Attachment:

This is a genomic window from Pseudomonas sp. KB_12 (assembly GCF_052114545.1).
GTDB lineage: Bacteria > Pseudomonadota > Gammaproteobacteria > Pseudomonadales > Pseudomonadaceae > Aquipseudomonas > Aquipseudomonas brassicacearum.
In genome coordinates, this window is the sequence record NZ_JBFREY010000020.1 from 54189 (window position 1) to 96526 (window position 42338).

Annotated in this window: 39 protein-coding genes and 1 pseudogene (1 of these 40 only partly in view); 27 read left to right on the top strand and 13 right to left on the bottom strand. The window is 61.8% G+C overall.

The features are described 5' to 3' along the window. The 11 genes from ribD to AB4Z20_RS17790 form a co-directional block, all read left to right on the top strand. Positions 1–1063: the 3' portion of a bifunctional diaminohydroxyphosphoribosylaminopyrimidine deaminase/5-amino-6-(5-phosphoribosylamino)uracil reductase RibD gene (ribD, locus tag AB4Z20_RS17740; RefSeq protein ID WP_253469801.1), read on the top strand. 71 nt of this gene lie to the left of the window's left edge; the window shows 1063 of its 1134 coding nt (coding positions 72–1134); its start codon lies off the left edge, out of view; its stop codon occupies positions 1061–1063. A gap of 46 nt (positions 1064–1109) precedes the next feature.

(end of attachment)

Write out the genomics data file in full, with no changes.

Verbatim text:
This is a genomic window from Pseudomonas sp. KB_12 (assembly GCF_052114545.1).
GTDB lineage: Bacteria > Pseudomonadota > Gammaproteobacteria > Pseudomonadales > Pseudomonadaceae > Aquipseudomonas > Aquipseudomonas brassicacearum.
In genome coordinates, this window is the sequence record NZ_JBFREY010000020.1 from 54189 (window position 1) to 96526 (window position 42338).

Annotated in this window: 39 protein-coding genes and 1 pseudogene (1 of these 40 only partly in view); 27 read left to right on the top strand and 13 right to left on the bottom strand. The window is 61.8% G+C overall.

The features are described 5' to 3' along the window. The 11 genes from ribD to AB4Z20_RS17790 form a co-directional block, all read left to right on the top strand. Positions 1–1063: the 3' portion of a bifunctional diaminohydroxyphosphoribosylaminopyrimidine deaminase/5-amino-6-(5-phosphoribosylamino)uracil reductase RibD gene (ribD, locus tag AB4Z20_RS17740; RefSeq protein ID WP_253469801.1), read on the top strand. 71 nt of this gene lie to the left of the window's left edge; the window shows 1063 of its 1134 coding nt (coding positions 72–1134); its start codon lies off the left edge, out of view; its stop codon occupies positions 1061–1063. A gap of 46 nt (positions 1064–1109) precedes the next feature.